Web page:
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Quantization of Charge, Light, and Energy

Quantization of Charge, Light, and Energy

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Quantization of Charge, Light, and Energy

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  1. Quantization of Charge, Light, and Energy

  2. 1. Quantization of Electric Charge; • 2. Blackbody Radiation; • 3. The Photoelectric Effect • 4. X-rays and the Compton Effect.

  3. Three great quantization discoveries: 1. Quantization of Electrical Charge 2. Quantization of Light Energy 3. Quantization of energy of Oscillating Mechanical System

  4. Quantization of Electric Charge Early measurements of e and e/m. The first estimates of the magnitude of electric charges found in atoms were obtained from Faraday law. Faraday passed a direct current through weakly conducting solutions and observed the subsequent liberation of the components of the solution on electrodes. Faraday discovered that the same quantity of electricity, F, called latter one faraday, and equal to about 96,500 C, always decomposed 1 gram-ionic weight of monovalent ions.

  5. Quantization of Electric Charge 1F (one faraday) = 96,500C 1Fdecomposed1gram-ionic weightof monovalent ions. Example: If96,500 Cpass through a solution ofNaCl,23gof Naappears at the cathode and35.5gof Clappearsat the anode. 1F =NAe- Faradays Law of Electrolysis whereNA– Avogadro’s number e– minimum amount of charge, that was called an electron

  6. Discovery of electron: Thomson’s Experiment. Many studies of electrical discharges in gases were done in the late 19th century. It was found that the ions responsible for gaseous conduction carried the same charge as did those in electrolysis. J.J. Thomson in 1897 used crossed electric and magnetic fields in his famous experiment to deflect the cathode-rays. In this way he verified that cathode-rays must consist of charged particles. By measuring the deflection of these particles Thomson showed that all the particles have the same charge-to-mass ratioq/m. He also showed that particles with this charge-to-mass ratio can be obtained using any material for a source, which means that this particles, now called electrons, are a fundamental consistent of all matter.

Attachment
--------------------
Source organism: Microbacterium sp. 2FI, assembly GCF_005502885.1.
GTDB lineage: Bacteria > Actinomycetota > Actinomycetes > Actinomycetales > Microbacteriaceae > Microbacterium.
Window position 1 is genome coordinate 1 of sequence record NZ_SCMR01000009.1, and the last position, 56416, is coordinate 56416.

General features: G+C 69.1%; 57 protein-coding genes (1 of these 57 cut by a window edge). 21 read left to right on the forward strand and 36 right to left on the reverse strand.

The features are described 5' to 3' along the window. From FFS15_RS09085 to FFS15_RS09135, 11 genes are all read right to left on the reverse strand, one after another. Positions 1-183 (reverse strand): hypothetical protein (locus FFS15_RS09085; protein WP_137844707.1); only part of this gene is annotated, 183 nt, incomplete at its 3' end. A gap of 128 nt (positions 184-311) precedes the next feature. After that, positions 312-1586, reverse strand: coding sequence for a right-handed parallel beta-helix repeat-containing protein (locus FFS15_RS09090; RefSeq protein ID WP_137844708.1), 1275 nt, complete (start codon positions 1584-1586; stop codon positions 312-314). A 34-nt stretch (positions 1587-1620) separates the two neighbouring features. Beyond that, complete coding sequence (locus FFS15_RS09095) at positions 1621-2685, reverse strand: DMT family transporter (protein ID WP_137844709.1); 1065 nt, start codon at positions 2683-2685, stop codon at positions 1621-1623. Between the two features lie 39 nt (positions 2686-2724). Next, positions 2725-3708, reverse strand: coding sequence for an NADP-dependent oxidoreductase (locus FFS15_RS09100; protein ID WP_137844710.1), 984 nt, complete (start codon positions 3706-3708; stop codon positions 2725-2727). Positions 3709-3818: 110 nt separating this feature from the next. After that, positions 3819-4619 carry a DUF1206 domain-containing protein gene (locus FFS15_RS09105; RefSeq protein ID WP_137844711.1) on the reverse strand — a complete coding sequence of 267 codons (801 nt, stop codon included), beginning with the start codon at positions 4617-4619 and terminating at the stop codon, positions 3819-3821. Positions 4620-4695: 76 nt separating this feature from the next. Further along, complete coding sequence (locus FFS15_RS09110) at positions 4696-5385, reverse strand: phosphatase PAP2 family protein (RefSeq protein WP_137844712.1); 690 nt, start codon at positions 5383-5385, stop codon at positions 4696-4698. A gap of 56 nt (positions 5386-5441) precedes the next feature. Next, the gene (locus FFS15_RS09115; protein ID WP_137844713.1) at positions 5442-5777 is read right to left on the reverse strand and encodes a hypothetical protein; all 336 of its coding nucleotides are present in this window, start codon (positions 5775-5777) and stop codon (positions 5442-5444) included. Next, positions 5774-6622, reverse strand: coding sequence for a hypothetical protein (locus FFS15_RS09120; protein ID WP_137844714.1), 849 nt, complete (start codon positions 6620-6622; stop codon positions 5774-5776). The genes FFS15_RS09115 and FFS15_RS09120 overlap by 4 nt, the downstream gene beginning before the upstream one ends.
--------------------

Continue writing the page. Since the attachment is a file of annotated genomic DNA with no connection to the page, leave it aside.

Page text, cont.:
7. Thomson’s tube for measuring e/m. Electrons from the cathodeCpass through the slits atAandBand strike a phosphorescent screen. The beam can be deflected by an electric field between platesDand Eor by magnetic field. From measurements of the deflections measured on a scale on the tube’s screen,e/mcan be determined.

  8. FE=qE _ Crossed electric and magnetic fields. When a negative particle moves to the right the particle experience a downward magnetic forceFB=qvBand an upward electric forceFE=qE. If these forces are balanced, the speed of the particle is related to the field strengths by v=E/B - - q FB=qvB FE=FB qE = qvB

  9. Thomson’s Experiment In his experiment Thomson adjustedE┴ Bso that the particles were undeflected. This allowed him determine the speed of the particleu =E/B. He then turnedoff theBfield and measured the deflection of the particles on the screen.

  10. Deflection of the Electron Beam. Deflection of the beam is shown with the top plate positive. Thomson used up to200 Vbetween the plates. A magnetic field was applied perpendicular to the plane of the diagram directed into the page to bend the beam back down to its undeflected position.

  11. With the magnetic field turned off, the beam are deflected by an amounty=y1+y2. y1occurs while the electrons are between the plates,y2after electrons leave the region between the plates. Letsx1be the horizontal distance across the deflection plates. If the electron moves horizontally with speedv0when it enters the region between the plates, the time spent between the plates ist1=x1/v0, and the vertical component of velocity when it leaves the plates is whereEyis the upward component of electric field. The deflection y1is:

  12. The electron then travels an additional horizontal distancex2in the field-free region from the deflection plates to the screen. Since the velocity of the electron is constant in this region, the time to reach the screen ist2=x2/v0 , and the additional vertical deflection is:

  13. The total deflection at screen is therefore This equation cab be used to determine the charge to-mass ratioq/mfrom measured deflectiony.

  14. Example Electrons pass undeflected through the plates of Thomson’s apparatus when the electric field is3000 V/mand there is a crossed magnetic field of1.40 G. If the plates are4-cmlong and the ends of the plates are30 cmfrom the screen, find the deflection on the screen when the magnetic field is turned off. me=9.11 x 10-31kg; q=e=-1.6 x 10-19C

  15. The Mass Spectrometer The mass spectrometer, first designed by Francis William Aston in 1919, was developed as a means of measuring the masses of isotopes. Such measurements are important in determining both the presence of isotopes and their abundance in nature. For example, natural magnesium has been found to consist of 78.7 %24Mg; 10.1%25Mg; and 11.2%26Mg. These isotopes have masses in the approximate ratio24:25:26.

  16. Schematic drawing of a mass spectrometer. Positive ions from an ion source are accelerated through a potential differenceΔVand enter a uniform magnetic field. The magnetic field is out of the plane of the page as indicated by the dots. The ions are bent into a circular arc and emerge atP2(a plane of photographic plate or another ion detector). The radius of the circle is proportional to the mass of the ion

  17. The Mass Spectrometer In the ion source positive ions are formed by bombarding neutral atoms withX-raysor a beam of electrons. (Electrons are knock out of the atoms by theX-raysor bombarding electrons). These ions are accelerating by an electric field and enter a uniform magnetic field. If the positive ions start from rest and move through a potential differenceΔV, the ions kinetic energy when they enter the magnetic field equals their loss in potential energy,q|ΔV|: